U.S. markets closed

Jobs report may test market's complacency

A morning commuter carries an umbrella as she passes by the New York Stock Exchange during a winter storm in New York February 2, 2015. REUTERS/Brendan McDermid

By Ryan Vlastelica

NEW YORK (Reuters) - The U.S. stock market has been quiet this week - too quiet.

Wall Street has traded in a tight range of late, with both volatility and trading volumes drying up as the earnings season winds down and Federal Reserve Chair Janet Yellen's recent Congressional testimony delivered no surprises.

While markets have held near record levels, there are signs equities have gotten stretched and could be vulnerable next week, when a number of key economic indicators come out.

If any of those, including the February payroll report, extends a recent trend of disappointing data, that could shock indexes out of their ranges and send them lower.

About 238,000 jobs are expected to have been added in February, according to the non-farm payroll report that will be released on Friday, down from the 257,000 added in January. Separately, readings on both the manufacturing and services sectors are on tap, as is a report on factory orders.

"Economic data will be the biggest driver of market moves over the next month, and the key one is the jobs report," said Jim McDonald, chief investment strategist at Chicago-based Northern Trust Asset Management. "Right now, there continues to be a reasonable amount of skepticism regarding the market outlook."

Recent data has pointed to weakening conditions. Growth slowed more sharply than initially thought in the fourth quarter, while the Institute for Supply Management-Chicago Business Barometer's fell to its lowest since July 2009.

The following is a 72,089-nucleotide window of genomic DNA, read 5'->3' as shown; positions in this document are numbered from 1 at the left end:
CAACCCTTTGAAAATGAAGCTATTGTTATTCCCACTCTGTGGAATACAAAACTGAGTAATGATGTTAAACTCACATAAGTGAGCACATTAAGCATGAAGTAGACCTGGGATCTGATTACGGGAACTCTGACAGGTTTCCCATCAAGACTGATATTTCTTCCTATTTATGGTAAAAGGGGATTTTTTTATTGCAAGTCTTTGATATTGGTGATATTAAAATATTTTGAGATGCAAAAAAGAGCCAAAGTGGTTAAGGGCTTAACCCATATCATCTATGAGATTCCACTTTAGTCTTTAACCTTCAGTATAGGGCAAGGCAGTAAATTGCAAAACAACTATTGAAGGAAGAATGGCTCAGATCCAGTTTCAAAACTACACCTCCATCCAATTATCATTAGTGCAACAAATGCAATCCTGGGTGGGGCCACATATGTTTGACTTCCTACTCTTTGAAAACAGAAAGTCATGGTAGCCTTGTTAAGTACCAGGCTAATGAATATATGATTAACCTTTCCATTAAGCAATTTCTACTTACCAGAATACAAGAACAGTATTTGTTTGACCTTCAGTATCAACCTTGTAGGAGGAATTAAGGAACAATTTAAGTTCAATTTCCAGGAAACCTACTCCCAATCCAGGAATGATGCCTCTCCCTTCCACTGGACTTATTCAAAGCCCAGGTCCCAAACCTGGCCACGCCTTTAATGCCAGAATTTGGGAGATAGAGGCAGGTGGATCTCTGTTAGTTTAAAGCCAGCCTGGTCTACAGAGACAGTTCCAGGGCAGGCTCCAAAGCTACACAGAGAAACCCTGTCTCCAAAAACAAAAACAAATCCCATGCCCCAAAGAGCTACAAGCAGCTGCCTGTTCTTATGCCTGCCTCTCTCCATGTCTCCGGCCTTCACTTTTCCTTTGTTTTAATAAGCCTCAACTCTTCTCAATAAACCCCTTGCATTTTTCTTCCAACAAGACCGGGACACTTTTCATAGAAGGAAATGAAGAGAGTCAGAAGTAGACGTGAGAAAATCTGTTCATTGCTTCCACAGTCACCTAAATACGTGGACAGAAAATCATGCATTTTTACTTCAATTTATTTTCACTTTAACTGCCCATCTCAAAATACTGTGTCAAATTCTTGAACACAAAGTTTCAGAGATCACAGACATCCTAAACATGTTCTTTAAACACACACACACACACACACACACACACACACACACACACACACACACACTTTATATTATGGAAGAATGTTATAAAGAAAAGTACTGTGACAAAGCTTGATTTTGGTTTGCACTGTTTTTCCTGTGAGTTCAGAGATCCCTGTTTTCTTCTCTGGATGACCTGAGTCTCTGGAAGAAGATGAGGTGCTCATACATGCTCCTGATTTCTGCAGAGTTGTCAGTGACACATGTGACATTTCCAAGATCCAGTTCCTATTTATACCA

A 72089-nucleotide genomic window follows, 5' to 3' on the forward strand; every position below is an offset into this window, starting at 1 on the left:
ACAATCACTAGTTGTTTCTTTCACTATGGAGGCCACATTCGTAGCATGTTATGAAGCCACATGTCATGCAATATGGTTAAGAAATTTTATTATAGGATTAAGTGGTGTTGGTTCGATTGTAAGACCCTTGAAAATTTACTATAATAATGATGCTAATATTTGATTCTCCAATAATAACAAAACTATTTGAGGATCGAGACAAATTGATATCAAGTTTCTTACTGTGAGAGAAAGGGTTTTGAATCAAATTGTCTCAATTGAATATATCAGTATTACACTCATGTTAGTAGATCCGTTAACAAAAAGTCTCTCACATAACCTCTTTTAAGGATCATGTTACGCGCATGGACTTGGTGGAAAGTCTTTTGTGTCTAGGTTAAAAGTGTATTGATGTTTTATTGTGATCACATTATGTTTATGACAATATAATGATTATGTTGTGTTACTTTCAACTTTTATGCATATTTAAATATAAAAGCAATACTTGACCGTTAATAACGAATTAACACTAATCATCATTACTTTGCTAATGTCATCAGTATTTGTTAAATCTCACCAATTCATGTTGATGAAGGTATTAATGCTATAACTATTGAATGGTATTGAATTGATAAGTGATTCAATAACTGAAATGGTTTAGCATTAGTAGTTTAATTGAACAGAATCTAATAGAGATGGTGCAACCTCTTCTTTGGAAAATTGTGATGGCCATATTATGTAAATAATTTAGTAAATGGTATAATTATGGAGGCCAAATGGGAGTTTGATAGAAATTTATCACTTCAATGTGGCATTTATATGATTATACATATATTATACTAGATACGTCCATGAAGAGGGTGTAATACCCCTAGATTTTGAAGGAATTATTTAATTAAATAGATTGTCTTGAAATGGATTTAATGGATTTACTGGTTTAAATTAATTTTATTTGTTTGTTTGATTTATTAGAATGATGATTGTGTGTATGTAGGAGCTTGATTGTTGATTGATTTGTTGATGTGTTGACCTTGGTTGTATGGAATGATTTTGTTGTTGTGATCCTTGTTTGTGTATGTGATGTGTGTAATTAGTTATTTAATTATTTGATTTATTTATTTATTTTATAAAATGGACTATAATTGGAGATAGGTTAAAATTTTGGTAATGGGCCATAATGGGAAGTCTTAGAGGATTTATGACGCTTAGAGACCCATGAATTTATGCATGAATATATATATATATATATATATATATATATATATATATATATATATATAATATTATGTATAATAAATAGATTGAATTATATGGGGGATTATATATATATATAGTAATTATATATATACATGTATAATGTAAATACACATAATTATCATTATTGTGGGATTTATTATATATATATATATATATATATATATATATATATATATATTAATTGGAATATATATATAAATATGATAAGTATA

The S&P 500 has not seen a 10-percent correction since mid-2012. Valuation remains a concern.

The S&P 500 (.SPX) has a price-to-earnings of 17.4, above its historical average of 14.8. On a forward P/E basis, most of the S&P's sectors also look expensive, with financials the only sector with a P/E below the benchmark's historical average.

"I'd have to go outside the stock market to find areas of value," said McDonald, who oversees $932 billion. "There just aren't individual pockets of the market that you would describe as cheap."

Over the past five sessions, an average of about 6.26 billion shares traded on all U.S. platforms, according to BATS exchange data, nearly 8 percent below the month-to-date average of 6.8 billion. The S&P moved in its narrowest range since Christmas Eve on Friday; it is also closing out its narrowest weekly range since Thanksgiving this week.

Despite the thin trading, the Dow (.DJI), S&P and Russell 2000 (.RUT) all hit record levels this week. The CBOE Volatility index (.VIX), a measure of investor anxiety, on Friday fell 2 percent to 13.61, well under its historical average of 20. The volatility index for the Russell (.RVX) is also well below its historical average, falling 1.2 percent to 16.06 on Friday.

"The billion-dollar question is, has everyone gotten so complacent that we could see things roll over?" said Michael Matousek, head trader at U.S. Global Investors in San Antonio. "If nothing changes, investors may just keep following things higher, but the high in the Russell and the low in Russell volatility suggest things could really take a hit if anything bad happens."

Some of the market's biggest recent gainers could be the most vulnerable to a pullback. The Nasdaq biotech index (.NBI) has rallied for three straight weeks, up nearly 7 percent over that period. Small-caps could also be ripe for profit-taking, with the S&P 600 small-cap index (.SPCY) up for four straight weeks, gaining 6.4 percent over that period.

Nick Sargen, chief economist at Fort Washington Investment Advisors in Cincinnati, said these sectors were "difficult calls since they've had phenomenal advancements," though alternatives were hard to come by given the headwind large-cap stocks face from a stronger U.S. dollar.

"The market is no longer cheap," he said. "I'm not worried about a selloff of 20 percent, but I keep waiting for a clear signal that the economy is really accelerating. Until I get that, I have to temper my enthusiasm."

(Editing by Nick Zieminski)